Wreyeres and wrobberes made he falle
And hated hem so man doth galle;
Utlawes and theves made he binde,
Alle that he might ď¬nde,
And heye hengen on gallwe-tree;
For hem ne yede gold ne fee;
In that time a man that bore
Well ď¬fty pund, I wot, or more,
Of red gold upon his back,
In a male white or black,
Ne funde he non that him missaide,
Ne with ivele on hond layde.
Thanne was Engelond at aise;
Michel was swich a king to praise
That held so Englond in grith!
(There was a king in former days who made and fully kept good laws. . . . With all his
might he loved God and Holy Church and truth and right. . . . Traitors and robbers he
brought low and hated them as much as gall; he bound all the thieves and outlaws he
could catch and hanged them high on gallows, taking no gold or goods [in bribes]; at
that time a man carrying ď¬fty pounds of gold or more in a black or white bag on his
back found no one troubled him nor lay an evil hand on him. . . . Then was England at
ease; such a king should be much praised, who held England in peace.)29
This imagined ď¬‚ower of English kingship (â˜Engelondes blomeâ™, l. 63) so
loved right himself and so hated wrong in others that he did uncompromising
justice on anyone who dared trouble the fatherless, â˜Were it clerk or were it
Sands, Middle English Verse Romances, ll. 27â“30, 35â“6, 39â“50, 59â“61; my translation. An inter-
esting argument for the importance of local legend in the origins of the text is given by Bradbury,
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knightâ™ (l. 77). Any man who troubled widows, â˜Were he nevre knight so
strongâ™ (l. 80), was soon fettered and jailed. Whoever shamed virgins swiftly
The references to knights catch our eye, and they continue. The king him-
self was â˜the beste knight at nede / That evere mighte riden on stede / Or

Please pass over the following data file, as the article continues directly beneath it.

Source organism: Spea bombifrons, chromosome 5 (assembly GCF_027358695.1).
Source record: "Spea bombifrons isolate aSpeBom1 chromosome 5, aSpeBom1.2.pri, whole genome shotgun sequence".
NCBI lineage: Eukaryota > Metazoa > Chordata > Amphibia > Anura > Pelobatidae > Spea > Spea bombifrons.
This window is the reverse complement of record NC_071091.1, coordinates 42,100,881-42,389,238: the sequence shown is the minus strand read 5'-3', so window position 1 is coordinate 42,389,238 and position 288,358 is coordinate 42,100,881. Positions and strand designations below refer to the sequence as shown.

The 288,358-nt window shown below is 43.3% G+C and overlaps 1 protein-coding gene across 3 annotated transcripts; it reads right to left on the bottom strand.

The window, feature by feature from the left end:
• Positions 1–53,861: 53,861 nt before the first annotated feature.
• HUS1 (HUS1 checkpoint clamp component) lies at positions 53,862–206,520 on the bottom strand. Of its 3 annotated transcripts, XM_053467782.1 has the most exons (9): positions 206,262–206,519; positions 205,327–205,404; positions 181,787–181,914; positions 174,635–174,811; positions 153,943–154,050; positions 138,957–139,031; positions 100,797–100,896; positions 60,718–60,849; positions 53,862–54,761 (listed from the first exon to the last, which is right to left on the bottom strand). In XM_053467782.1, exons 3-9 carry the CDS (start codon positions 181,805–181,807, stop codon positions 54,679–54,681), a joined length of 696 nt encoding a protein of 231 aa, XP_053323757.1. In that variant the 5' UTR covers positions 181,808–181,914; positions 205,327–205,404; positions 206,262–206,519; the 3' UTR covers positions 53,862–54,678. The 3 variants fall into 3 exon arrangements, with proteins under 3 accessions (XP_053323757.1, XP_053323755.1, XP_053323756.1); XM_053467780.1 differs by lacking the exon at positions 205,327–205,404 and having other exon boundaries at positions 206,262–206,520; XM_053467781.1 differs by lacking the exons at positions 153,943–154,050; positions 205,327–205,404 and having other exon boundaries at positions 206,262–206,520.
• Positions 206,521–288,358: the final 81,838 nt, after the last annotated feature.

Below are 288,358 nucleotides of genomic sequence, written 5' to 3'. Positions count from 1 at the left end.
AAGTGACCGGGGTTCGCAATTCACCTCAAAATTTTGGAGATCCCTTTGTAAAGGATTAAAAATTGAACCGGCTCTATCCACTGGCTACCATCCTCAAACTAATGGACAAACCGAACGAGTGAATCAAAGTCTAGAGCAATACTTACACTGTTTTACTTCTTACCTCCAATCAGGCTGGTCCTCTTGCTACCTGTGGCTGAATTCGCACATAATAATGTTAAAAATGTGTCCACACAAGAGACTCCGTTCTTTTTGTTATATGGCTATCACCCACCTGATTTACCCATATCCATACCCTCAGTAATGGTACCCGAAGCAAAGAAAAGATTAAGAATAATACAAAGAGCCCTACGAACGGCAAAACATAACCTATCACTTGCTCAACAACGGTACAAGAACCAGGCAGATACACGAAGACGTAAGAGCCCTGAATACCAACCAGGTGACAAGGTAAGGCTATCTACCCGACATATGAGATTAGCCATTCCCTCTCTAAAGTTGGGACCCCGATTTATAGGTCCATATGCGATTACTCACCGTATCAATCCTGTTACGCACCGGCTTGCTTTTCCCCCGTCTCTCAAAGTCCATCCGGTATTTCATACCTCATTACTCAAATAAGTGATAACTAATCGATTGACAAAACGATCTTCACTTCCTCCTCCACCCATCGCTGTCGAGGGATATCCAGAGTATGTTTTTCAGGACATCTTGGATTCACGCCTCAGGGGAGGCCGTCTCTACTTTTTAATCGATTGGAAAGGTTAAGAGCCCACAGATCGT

wepne wagge or folk ut ledeâ™ (or bear weapons or lead folk out to war).30 Yet
his licit mastery over other knights is explicitly and fulsomely praised:
Of knight ne havede he nevere drede
That he ne sprong forth so sparke of glede,
And lete him knawe of his hand-dede
Hu he couthe with wepne spede;
And other he refte him hors or wede,
Or made him sone handes sprede
And â˜Loverd merci! loude grede.â™
(He feared no knight, so that he could spring forth like a spark from the coals and make
him know the strength of his hand and how he handled weapons; he either deprived
the knight of horse or harness or made him cry out loudly, with hands outspread [in
submission], â˜Mercy, Lord!â™)31
In these passages royal correction of wrong serves to stabilize medieval
English society. Yet many Anglo-Norman and Middle English poems deal-
ing with kingship stress the other side of the coin and show instead the dan-
gers of strong kings distorting the framework of the law as they blatantly
effect their private will rather than communal good. In these tales, the hero,
not the king, embodies this common good even as he pursues his own pri-
vate ambition; only his triumph will bring back ideal stability and the good
Yet the hero usually becomes king himself, in the process reinforcing the
valid and essential role of kingship: only let the right man wear the gold
crown. Havelokâ™s right could scarcely be in doubt: he emits a marvellous light
while sleeping and bears a glowing birthmark in the shape of a cross on his
Sands, Middle English Verse Romances, ll. 87â“99. The poem similarly praises Birkabein, King